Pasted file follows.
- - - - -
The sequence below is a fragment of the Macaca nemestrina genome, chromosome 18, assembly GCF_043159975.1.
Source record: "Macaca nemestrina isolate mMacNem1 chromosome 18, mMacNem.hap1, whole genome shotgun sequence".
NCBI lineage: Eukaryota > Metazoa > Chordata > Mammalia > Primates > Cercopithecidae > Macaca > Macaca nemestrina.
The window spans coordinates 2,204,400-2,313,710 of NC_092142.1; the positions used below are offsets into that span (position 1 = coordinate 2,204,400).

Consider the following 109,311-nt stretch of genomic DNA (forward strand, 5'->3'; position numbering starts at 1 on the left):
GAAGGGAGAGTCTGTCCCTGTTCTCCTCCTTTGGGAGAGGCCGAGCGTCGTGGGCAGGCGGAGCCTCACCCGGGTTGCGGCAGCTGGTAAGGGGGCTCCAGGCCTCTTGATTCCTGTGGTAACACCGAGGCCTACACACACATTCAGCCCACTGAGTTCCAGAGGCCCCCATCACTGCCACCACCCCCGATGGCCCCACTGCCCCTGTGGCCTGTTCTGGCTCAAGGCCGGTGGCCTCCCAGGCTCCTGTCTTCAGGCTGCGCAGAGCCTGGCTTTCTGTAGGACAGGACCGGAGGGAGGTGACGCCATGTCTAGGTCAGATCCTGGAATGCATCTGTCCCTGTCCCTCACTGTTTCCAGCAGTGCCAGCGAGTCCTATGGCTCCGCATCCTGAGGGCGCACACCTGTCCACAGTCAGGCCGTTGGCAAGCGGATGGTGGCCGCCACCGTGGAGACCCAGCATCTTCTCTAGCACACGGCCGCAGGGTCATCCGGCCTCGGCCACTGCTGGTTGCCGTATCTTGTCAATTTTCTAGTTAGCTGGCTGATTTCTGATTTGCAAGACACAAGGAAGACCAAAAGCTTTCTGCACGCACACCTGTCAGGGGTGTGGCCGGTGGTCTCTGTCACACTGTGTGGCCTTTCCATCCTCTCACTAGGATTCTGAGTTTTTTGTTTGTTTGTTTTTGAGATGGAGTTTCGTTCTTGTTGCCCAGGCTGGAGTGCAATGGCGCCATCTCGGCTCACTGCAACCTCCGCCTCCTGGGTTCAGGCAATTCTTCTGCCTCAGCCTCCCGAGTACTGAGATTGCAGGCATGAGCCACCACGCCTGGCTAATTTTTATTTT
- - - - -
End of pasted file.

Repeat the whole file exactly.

The sequence below is a fragment of the Macaca nemestrina genome, chromosome 18, assembly GCF_043159975.1.
Source record: "Macaca nemestrina isolate mMacNem1 chromosome 18, mMacNem.hap1, whole genome shotgun sequence".
NCBI lineage: Eukaryota > Metazoa > Chordata > Mammalia > Primates > Cercopithecidae > Macaca > Macaca nemestrina.
The window spans coordinates 2,204,400-2,313,710 of NC_092142.1; the positions used below are offsets into that span (position 1 = coordinate 2,204,400).

Consider the following 109,311-nt stretch of genomic DNA (forward strand, 5'->3'; position numbering starts at 1 on the left):
GAAGGGAGAGTCTGTCCCTGTTCTCCTCCTTTGGGAGAGGCCGAGCGTCGTGGGCAGGCGGAGCCTCACCCGGGTTGCGGCAGCTGGTAAGGGGGCTCCAGGCCTCTTGATTCCTGTGGTAACACCGAGGCCTACACACACATTCAGCCCACTGAGTTCCAGAGGCCCCCATCACTGCCACCACCCCCGATGGCCCCACTGCCCCTGTGGCCTGTTCTGGCTCAAGGCCGGTGGCCTCCCAGGCTCCTGTCTTCAGGCTGCGCAGAGCCTGGCTTTCTGTAGGACAGGACCGGAGGGAGGTGACGCCATGTCTAGGTCAGATCCTGGAATGCATCTGTCCCTGTCCCTCACTGTTTCCAGCAGTGCCAGCGAGTCCTATGGCTCCGCATCCTGAGGGCGCACACCTGTCCACAGTCAGGCCGTTGGCAAGCGGATGGTGGCCGCCACCGTGGAGACCCAGCATCTTCTCTAGCACACGGCCGCAGGGTCATCCGGCCTCGGCCACTGCTGGTTGCCGTATCTTGTCAATTTTCTAGTTAGCTGGCTGATTTCTGATTTGCAAGACACAAGGAAGACCAAAAGCTTTCTGCACGCACACCTGTCAGGGGTGTGGCCGGTGGTCTCTGTCACACTGTGTGGCCTTTCCATCCTCTCACTAGGATTCTGAGTTTTTTGTTTGTTTGTTTTTGAGATGGAGTTTCGTTCTTGTTGCCCAGGCTGGAGTGCAATGGCGCCATCTCGGCTCACTGCAACCTCCGCCTCCTGGGTTCAGGCAATTCTTCTGCCTCAGCCTCCCGAGTACTGAGATTGCAGGCATGAGCCACCACGCCTGGCTAATTTTTATTTT